Comments (30)

  1. When you say the following

    I didn’t have a copy of SQL Server 2005 on which to practice the skills (and I certainly wasn’t making enough money to buy my own).

    I hope you didn’t mean that you could not afford the developer edition of SQL Server which is only about $50 – $60 on Amazon??

    1. I bought my first house in 2004 and my mortgage was more than I could afford. If I recall, Developer Edition was about $100 and spending money like that on myself wasn’t a consideration back then.

      1. While I’ve never been in a mortgage I couldn’t afford, I’ve been in situations (commutes) I could not afford because of the opportunities they presented. I hope your situation worked out for you after the 2008 crash.

        I know for some companies, a certain turnover is considered desirable for several reasons (e.g. its expected clients will steal people, but they become advocates for the vendor, or the new junior guy starts at a junior salary). Did you ever consider the reverse being true? I presume your new job came with a raise, which helped you with your mortgage.

        I’m honestly thankful for all the jobs I had at places I outgrew because I was able to benefit from the less than ideal way they treated employees. As a college drop out, if I wasn’t able to write C# code in a basement in the Bronx using SharpDevelop instead of Visual Studio, I wouldn’t be in the position I am today where I don’t blink at the cost of an MSDN professional license.

        1. Same here. Justin. I don’t have a college degree, and if it wasn’t for the company where I got my first job (using the skills I taught myself in the dark late at night), I might not have ever been able to make the jump to the IT industry.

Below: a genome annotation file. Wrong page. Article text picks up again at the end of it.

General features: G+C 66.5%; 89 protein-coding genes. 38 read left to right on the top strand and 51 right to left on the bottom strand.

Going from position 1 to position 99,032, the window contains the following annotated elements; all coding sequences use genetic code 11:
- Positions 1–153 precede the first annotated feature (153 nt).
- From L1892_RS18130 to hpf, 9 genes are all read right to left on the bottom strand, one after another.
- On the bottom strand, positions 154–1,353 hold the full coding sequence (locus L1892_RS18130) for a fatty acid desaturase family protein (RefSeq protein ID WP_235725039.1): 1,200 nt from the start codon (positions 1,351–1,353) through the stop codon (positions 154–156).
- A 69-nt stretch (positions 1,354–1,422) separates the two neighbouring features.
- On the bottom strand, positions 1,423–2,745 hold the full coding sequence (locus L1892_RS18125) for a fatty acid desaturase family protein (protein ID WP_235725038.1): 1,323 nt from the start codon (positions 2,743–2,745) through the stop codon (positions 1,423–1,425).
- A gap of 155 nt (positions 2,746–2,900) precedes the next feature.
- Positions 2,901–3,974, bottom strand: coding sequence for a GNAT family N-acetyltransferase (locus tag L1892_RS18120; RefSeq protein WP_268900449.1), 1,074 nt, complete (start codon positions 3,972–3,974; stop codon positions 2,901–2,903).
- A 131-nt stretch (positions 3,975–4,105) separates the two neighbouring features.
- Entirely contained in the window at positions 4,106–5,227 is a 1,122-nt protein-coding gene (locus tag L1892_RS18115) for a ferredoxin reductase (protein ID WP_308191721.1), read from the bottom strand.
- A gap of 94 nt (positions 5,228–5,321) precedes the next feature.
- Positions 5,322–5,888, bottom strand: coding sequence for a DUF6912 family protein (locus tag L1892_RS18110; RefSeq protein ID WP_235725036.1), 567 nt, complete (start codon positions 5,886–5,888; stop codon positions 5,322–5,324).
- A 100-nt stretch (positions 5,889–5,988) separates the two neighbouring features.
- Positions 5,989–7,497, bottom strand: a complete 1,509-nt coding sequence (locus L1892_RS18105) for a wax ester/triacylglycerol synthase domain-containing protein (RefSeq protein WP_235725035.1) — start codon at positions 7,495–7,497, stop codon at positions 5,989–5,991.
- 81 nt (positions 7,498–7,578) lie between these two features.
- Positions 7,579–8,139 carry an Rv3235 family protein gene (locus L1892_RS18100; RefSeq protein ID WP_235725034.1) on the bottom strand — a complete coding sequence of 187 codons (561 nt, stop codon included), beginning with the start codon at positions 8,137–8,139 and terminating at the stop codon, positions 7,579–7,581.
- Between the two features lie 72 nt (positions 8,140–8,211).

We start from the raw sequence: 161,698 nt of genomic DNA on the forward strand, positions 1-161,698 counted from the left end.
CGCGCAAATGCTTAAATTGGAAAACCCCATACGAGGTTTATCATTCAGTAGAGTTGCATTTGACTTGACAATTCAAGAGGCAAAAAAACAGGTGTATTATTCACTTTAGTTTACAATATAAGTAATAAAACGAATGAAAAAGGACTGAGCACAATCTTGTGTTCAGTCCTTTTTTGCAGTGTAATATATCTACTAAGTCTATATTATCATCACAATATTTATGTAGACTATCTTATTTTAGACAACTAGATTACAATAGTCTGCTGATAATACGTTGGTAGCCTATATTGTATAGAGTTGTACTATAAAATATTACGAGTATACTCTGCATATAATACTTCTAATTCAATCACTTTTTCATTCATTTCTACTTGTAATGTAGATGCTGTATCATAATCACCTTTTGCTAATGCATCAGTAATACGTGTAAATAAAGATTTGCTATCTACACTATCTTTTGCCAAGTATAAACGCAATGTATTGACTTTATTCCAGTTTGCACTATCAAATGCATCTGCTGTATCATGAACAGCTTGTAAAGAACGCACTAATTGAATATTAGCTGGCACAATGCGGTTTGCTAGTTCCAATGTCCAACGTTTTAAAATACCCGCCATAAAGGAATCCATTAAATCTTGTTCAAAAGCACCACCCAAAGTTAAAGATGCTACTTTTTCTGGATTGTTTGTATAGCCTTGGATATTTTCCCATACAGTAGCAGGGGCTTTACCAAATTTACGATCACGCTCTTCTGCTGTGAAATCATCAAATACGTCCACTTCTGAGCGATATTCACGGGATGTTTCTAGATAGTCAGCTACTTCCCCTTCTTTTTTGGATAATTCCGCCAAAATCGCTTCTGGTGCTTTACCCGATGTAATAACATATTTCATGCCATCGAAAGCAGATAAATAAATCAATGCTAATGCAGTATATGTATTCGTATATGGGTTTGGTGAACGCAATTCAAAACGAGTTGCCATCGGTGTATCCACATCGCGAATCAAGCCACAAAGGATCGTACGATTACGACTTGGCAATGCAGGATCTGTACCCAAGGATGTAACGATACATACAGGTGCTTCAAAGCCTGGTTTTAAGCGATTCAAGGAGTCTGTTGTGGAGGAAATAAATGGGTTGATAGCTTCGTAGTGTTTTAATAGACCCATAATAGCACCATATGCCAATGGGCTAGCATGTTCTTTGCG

2. One of the best posts I’ve read this year. Nicely done man.

    1. Wow. Thanks! That’s high praisel

  3. I have this discussion with “the mustaches upstairs” all the time. Staying current on technology has many benefits important to the “business”. But one of the major ones I see as both an IT manager and Database Administrator is keeping quality talent in the building. When it’s the year 2014 and you’re still on SQL 2000 – you have guaranteed yourself a mediocre work-force.

    1. Absolutely agree. And when the work-force doesn’t want to use the latest technologies, it makes me question their level of quality.

  4. […] When DMVs Cost Me My Job – The wise Robert L. Davis(Blog|Twitter) shares a DBA career story. […]

  5. I agree. I actually turned down a position 6 years ago as they were on SQL 2000 and looking to move to 2005 even though 2008 had been released 12 months ago.

    1. Great point. When interviewing for a job, that is one of the questions I ask them about. If they’re not on the latest version, I ask them when they plan to move to it which may lead in to questions about why or why not.

  6. In my experience there are a number of reasons for incurring the technological debt.

    If bonuses are involved keeping expenses down often enters into the bonus calculation.

    There is always fear/insecurity. If whatever is working is left alone, there is no reason to be fearful or insecure about an upgrade/migration that has a bump or two in the road. The most immediate box on the org chart that is above the DBA may be afraid of newer technology and not understand benefits that can be brought to the table simply because it is technology which they are unfamiliar. If they are a command and control type, change an be really tough.

    1. Very good points, John. In the case above, the company had been bought by it’s 2 largest clients and they weren’t green lighting any projects that didn’t directly benefit their companies and being non-technical people, they didn’t understand the benefits.

  7. In my experience there are a variety of reasons that management chooses to incur technological debt.